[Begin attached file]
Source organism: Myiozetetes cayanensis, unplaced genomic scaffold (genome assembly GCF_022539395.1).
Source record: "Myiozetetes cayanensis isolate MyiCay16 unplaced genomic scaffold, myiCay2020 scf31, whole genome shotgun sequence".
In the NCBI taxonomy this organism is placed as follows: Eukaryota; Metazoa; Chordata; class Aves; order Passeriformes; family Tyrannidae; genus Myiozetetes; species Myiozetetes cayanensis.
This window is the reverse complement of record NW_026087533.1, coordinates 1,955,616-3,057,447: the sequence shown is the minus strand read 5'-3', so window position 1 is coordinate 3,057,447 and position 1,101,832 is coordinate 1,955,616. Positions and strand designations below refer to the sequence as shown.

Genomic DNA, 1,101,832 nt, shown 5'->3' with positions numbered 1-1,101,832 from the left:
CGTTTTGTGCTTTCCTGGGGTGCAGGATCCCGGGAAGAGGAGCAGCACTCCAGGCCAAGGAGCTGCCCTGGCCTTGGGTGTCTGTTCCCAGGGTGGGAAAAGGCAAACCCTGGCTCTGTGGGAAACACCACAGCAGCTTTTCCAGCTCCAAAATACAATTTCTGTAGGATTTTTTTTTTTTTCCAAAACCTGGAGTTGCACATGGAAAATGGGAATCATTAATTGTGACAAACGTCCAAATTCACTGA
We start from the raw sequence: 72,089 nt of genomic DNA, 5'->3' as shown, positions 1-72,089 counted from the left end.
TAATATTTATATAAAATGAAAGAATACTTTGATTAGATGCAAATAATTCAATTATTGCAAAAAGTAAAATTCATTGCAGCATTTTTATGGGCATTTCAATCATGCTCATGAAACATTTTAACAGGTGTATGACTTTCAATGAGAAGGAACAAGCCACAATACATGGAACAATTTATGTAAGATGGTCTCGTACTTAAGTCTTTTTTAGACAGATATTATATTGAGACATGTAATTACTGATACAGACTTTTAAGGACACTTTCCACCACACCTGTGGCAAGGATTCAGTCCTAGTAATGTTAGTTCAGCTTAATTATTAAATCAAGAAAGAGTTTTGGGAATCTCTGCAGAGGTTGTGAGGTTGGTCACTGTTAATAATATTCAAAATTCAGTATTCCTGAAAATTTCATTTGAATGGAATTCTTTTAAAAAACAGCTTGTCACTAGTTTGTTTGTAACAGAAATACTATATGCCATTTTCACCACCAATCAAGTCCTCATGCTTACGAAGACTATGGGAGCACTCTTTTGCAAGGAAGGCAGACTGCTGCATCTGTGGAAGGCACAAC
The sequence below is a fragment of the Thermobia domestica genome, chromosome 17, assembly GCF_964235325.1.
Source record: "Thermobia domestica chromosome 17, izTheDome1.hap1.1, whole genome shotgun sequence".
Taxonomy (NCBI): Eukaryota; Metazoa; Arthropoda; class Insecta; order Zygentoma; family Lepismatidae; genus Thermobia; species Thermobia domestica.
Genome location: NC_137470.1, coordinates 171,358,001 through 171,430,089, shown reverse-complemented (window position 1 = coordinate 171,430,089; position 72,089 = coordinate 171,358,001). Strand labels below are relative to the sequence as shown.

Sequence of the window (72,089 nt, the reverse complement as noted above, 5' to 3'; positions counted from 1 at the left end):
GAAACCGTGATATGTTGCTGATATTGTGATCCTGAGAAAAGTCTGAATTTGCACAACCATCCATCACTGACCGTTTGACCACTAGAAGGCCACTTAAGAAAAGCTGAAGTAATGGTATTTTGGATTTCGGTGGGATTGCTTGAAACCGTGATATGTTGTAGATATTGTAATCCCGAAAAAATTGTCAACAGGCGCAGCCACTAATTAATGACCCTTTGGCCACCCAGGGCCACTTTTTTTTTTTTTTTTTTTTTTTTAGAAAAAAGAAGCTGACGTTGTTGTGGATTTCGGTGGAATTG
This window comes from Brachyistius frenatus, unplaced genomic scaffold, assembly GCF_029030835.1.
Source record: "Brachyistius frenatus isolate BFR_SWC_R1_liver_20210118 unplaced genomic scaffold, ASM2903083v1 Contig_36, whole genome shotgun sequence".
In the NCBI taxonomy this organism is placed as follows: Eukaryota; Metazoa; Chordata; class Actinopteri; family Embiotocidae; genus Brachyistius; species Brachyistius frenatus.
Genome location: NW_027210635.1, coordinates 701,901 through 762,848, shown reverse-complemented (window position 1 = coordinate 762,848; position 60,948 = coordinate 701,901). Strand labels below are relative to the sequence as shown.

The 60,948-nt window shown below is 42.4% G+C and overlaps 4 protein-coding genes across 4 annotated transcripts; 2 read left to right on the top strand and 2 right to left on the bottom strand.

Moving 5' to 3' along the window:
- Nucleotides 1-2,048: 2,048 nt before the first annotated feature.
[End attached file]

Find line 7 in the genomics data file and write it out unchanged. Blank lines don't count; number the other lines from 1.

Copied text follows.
We start from the raw sequence: 72,089 nt of genomic DNA, 5'->3' as shown, positions 1-72,089 counted from the left end.